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PLoS One. 2014 May 9;9(5):e96477. doi: 10.1371/journal.pone.0096477. eCollection 2014.

Deeper penetration of erythrocytes into the endothelial glycocalyx is associated with impaired microvascular perfusion.

Author information

1
Department of Nephrology and Einthoven laboratory for Vascular Medicine, Leiden University Medical Center, Leiden, the Netherlands.
2
Department of Physiology and Glycocheck, Maastricht University Medical Center, Maastricht, the Netherlands.
3
Department of Clinical Epidemiology, Leiden University Medical Center, Leiden, the Netherlands.
4
Department of Nephrology, Nijmegen Centre for Molecular Life Sciences, Radboud University Nijmegen Medical Centre, Nijmegen, the Netherlands.

Abstract

Changes in endothelial glycocalyx are one of the earliest changes in development of cardiovascular disease. The endothelial glycocalyx is both an important biological modifier of interactions between flowing blood and the vessel wall, and a determinant of organ perfusion. We hypothesize that deeper penetration of erythrocytes into the glycocalyx is associated with reduced microvascular perfusion. The population-based prospective cohort study (the Netherlands Epidemiology of Obesity [NEO] study) includes 6,673 middle-aged individuals (oversampling of overweight and obese individuals). Within this cohort, we have imaged the sublingual microvasculature of 915 participants using sidestream darkfield (SDF) imaging together with a recently developed automated acquisition and analysis approach. Presence of RBC (as a marker of microvascular perfusion) and perfused boundary region (PBR), a marker for endothelial glycocalyx barrier properties for RBC accessibility, were assessed in vessels between 5 and 25 µm RBC column width. A wide range of variability in PBR measurements, with a mean PBR of 2.14 µm (range: 1.43-2.86 µm), was observed. Linear regression analysis showed a marked association between PBR and microvascular perfusion, reflected by RBC filling percentage (regression coefficient β: -0.034; 95% confidence interval: -0.037 to -0.031). We conclude that microvascular beds with a thick ("healthy") glycocalyx (low PBR), reflects efficient perfusion of the microvascular bed. In contrast, a thin ("risk") glycocalyx (high PBR) is associated with a less efficient and defective microvascular perfusion.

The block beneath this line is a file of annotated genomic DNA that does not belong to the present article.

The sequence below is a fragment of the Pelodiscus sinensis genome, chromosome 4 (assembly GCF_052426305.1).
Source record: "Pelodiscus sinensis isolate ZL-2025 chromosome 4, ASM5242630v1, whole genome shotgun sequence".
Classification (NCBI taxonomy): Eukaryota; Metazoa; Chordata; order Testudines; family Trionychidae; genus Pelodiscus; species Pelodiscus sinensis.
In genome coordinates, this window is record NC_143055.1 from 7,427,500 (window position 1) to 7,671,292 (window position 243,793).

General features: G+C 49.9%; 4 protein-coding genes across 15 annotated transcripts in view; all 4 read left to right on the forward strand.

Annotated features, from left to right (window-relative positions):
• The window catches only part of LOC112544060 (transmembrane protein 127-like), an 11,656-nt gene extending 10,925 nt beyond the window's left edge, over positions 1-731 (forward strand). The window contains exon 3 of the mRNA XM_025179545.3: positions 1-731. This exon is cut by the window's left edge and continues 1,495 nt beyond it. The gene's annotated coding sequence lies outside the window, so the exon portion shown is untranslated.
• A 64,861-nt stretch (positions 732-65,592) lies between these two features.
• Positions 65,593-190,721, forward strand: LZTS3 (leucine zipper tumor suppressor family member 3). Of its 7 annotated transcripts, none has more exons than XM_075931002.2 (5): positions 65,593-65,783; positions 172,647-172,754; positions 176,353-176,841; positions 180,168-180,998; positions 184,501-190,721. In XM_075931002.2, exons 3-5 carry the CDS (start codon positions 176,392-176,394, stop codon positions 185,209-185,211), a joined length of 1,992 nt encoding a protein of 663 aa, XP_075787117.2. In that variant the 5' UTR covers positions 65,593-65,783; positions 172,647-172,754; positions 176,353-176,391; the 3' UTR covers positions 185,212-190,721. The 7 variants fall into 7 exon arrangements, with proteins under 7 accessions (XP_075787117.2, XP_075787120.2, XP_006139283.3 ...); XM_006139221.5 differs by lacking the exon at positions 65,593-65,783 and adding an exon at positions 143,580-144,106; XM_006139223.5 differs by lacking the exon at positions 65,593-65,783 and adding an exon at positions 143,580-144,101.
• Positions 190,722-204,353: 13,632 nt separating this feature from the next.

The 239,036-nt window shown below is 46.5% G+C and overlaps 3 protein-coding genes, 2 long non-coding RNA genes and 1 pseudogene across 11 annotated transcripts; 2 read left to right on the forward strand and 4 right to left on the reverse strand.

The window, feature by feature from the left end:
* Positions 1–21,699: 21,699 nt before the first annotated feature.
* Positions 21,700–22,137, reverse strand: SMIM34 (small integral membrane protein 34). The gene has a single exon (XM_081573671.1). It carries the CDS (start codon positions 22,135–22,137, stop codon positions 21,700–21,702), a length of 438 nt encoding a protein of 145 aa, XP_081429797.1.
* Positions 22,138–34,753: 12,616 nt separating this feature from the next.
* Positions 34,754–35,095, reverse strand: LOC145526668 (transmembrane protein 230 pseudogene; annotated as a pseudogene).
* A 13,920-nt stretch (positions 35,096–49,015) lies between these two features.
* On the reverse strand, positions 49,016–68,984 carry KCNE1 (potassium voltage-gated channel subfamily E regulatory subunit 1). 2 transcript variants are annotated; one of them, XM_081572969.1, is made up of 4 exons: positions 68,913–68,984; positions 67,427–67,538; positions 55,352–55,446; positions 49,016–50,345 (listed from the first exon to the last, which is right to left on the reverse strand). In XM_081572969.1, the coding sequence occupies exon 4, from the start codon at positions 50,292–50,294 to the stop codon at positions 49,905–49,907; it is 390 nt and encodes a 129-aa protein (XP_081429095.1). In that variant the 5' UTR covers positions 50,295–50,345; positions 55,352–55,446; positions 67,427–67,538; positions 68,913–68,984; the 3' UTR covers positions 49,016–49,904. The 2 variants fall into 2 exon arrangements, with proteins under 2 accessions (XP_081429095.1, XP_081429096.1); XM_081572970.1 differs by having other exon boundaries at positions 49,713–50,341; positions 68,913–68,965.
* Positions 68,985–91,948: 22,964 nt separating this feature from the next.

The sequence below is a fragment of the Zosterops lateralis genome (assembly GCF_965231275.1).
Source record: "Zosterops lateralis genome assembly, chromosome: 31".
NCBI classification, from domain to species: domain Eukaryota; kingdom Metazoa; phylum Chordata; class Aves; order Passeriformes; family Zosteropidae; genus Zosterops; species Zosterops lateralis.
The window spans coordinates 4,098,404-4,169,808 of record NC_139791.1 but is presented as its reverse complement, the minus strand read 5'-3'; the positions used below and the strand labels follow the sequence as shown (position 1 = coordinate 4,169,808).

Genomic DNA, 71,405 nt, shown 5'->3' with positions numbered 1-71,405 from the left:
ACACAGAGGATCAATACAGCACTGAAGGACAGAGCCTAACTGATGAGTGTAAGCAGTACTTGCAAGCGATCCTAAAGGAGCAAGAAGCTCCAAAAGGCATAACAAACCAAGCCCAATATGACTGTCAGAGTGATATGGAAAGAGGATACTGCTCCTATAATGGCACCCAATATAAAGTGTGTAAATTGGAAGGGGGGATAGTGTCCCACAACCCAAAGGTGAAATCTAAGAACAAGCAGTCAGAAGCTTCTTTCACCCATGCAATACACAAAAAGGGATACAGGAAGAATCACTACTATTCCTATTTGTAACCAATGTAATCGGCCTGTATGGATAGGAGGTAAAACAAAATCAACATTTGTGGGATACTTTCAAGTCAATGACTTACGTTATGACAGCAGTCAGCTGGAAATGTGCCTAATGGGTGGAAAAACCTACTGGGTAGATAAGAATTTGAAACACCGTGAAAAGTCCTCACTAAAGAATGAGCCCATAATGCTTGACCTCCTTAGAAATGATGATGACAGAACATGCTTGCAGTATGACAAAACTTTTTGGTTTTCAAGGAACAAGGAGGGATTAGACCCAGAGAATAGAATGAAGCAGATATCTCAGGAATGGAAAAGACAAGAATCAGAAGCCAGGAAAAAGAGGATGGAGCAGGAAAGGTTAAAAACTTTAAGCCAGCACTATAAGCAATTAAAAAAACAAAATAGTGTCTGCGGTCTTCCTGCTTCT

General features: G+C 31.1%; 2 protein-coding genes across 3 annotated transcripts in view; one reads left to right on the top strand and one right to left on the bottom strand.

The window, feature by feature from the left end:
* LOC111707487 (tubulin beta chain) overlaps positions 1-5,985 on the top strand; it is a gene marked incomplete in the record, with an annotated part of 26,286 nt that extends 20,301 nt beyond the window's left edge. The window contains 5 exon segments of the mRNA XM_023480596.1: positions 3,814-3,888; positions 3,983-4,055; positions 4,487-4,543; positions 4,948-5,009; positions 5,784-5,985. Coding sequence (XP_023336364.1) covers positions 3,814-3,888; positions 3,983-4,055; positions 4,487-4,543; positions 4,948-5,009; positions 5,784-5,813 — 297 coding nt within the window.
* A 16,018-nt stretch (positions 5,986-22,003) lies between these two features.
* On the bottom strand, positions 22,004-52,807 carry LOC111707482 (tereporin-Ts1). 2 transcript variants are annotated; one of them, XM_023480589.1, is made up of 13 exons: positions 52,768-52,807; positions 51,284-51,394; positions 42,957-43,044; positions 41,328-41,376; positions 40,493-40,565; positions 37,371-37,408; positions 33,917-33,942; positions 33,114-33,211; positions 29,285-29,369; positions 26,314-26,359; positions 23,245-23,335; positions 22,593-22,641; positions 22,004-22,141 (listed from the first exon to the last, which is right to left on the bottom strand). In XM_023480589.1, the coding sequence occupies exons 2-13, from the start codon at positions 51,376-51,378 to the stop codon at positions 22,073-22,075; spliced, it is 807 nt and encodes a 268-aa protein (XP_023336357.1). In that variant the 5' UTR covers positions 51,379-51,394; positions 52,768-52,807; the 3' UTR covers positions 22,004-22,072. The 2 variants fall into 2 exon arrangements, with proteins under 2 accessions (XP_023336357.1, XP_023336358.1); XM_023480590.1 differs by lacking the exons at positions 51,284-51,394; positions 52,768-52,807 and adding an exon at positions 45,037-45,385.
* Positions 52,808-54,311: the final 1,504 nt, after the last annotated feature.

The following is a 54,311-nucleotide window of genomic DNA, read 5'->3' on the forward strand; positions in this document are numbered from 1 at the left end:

PMID:
24816787
PMCID:
PMC4015985
DOI:
10.1371/journal.pone.0096477
[Indexed for MEDLINE]
Free PMC Article

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